Changing Finance: new this month

A new monthly round-up of news, ideas and initiatives related to transforming the UK financial system for people and planet, compiled by the Lab’s CEO Jesse Griffiths.

Climate and environment

Most bank lending is in climate-exposed sectors. Here are the banks financing biodiversity loss, and 935 coal-linked companies for investors to avoid. Barclays increases fossil fuel financing despite net zero pledge. Climate activists take aim at ‘Sharklays’ and HSBC. Norwegian banks brought to task for funding deforestation in Brazil.

Pension funds lose billions on oil investments. Australian courts force pension fund to adopt net zero target. Tell your pension provider to stop financing climate change.

The first global standard to measure financed emissions – PCAF – launched. How can central banks reduce climate risk for low-income communities?

Whither financial integrity in Europe?

Anger over EU making world’s biggest fossil fuel financier, Blackrock, its sustainability advisor. EU ombudsman rules it must strengthen its conflicts of interest policy and stop ‘revolving doors‘ between finance regulators and industry lobbyists. The EU sets up a new anti-money laundering body. Anti-corruption group calls for action against EY.

The Digital revolution

A global fintech regulation update – and the lid is lifted on the real systemic impacts of Fintech. Experian’s dodgy data sharing. How AI is reshaping finance.

Human rights and wrongs

New research suggests Equator banks are failing on community consultation and grievance mechanisms. The EIB taken to task on human rights. These American banks are enabling abuse of indigenous peoples’ rights in the Amazon.

Inequality

More evidence of rising debt inequality  and soaring problem debt, and skyrocketing poverty in the UK. Here are some solutions. A big part of the poverty premium is insurance and credit costs.

The need for racial financial justice. How black bankers are excluded from the industry. The City of London launches a taskforce on class diversity in finance.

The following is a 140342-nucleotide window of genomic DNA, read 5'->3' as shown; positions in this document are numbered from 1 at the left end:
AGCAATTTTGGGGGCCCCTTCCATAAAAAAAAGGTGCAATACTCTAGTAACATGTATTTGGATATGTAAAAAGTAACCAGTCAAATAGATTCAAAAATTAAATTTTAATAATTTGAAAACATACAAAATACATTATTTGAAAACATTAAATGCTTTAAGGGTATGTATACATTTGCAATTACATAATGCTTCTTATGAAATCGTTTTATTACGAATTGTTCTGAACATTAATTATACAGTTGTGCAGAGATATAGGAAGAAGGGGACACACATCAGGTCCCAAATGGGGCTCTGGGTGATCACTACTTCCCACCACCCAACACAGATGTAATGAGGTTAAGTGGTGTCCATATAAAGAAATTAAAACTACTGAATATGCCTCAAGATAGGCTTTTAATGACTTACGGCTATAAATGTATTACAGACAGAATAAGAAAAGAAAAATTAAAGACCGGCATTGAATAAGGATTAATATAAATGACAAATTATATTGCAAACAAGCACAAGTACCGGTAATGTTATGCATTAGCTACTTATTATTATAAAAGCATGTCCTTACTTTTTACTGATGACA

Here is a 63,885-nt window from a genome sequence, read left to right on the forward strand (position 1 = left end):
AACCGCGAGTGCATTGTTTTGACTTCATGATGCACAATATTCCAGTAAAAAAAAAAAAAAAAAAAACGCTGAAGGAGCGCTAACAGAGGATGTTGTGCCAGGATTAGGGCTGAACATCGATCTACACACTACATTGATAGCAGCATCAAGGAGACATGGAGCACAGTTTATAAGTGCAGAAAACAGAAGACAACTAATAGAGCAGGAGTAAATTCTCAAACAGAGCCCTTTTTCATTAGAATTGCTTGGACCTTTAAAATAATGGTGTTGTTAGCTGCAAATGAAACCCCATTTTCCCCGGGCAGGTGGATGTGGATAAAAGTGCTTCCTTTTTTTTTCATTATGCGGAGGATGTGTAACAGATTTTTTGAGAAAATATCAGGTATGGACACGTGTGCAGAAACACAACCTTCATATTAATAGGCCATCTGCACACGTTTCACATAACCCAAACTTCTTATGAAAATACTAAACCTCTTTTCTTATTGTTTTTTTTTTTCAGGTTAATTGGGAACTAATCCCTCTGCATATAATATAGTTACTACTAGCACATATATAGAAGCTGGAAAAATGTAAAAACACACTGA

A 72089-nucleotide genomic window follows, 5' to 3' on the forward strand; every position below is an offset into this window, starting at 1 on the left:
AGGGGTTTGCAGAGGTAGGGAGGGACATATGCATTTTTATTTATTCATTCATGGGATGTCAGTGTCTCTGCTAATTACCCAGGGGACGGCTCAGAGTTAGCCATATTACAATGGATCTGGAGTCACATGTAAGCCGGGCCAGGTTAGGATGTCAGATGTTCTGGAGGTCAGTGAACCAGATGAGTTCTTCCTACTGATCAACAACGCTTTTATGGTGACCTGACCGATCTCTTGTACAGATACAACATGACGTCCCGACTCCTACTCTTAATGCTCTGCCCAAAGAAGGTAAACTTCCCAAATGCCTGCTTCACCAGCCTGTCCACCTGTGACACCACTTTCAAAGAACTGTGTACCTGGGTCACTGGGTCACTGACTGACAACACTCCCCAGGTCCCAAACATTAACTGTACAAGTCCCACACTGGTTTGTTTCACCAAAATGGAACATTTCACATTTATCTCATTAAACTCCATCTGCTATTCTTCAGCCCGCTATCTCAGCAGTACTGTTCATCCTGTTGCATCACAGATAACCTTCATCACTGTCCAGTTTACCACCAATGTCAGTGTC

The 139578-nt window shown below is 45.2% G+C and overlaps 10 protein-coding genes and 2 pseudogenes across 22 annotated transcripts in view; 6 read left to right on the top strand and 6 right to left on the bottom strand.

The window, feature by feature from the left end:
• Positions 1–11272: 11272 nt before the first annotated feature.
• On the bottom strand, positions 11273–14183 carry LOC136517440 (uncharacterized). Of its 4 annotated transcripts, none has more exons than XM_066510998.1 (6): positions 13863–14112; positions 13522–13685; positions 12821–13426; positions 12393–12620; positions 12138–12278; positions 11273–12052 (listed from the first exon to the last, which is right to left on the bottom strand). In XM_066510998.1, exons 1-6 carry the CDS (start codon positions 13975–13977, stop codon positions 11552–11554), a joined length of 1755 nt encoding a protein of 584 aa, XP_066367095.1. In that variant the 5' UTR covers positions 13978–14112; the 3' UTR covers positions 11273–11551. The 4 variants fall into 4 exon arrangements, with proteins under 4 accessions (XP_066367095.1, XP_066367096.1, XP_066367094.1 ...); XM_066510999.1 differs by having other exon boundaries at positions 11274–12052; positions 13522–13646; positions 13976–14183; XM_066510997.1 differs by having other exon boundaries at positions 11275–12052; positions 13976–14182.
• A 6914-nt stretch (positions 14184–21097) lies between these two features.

Coronavirus crisis

COVID-19 causes gap between rich and poor to grow. 2.5 million UK households face rent worries and 350,000 are at risk of eviction. An alternative: community wealth-building after COVID-19.

Cash is not a major coronavirus spreader. COVID-19 recovery plans finance fossil fuels worldwide.

The economy, stupid

How central banks have calmed the markets. But troubles are brewing – Nationwide doubles provisions for bad loans, Europe gets ready for a surge of insolvencies.

A pandemic-induced scramble for cash by big companies.

Why we shouldn’t worry about public debt and why the government ‘has not maxed out the credit card’. ECB head confirms the existence of the magic money tree.

Cross-party MPs call for break up of high street banks.

International

A global debt tsunami is coming. IMF chief economist tells governments to open the spending taps. Economists slam IMF and World Bank pandemic responseG20 leaders met in the desert. The colonial roots of developing country debt crises.

UK Policy changes

The Government sets out its plans for financial services and is criticised for lacking ambition. The Opposition sets out their vision for a green recovery plan.

Climate disclosure will be  mandatory in 2025 but much earlier for premium listed companies. Will investors care?

UK becomes first issuer of green gilts – should they be green Plus gilts?

The UK taxonomy of green investments should go further. The EU taxonomy has holes.

The Financial Services Bill passed its second reading (Lab briefing) and is in committee (Lab submission).

The Bank of England governor’s climate plan – what the Bank of England should really do to decarbonise the economy.

A new UK national infrastructure bank promised, after having sold off the successful Green Investment Bank in 2017.

And finally

The myth of barter.  Is the economics profession able to deal with crises? A nice sustainable financial system map. The radical implications of central bank digital currencies. Why slashing aid is a disastrous foreign policy idea (as well as being immoral).


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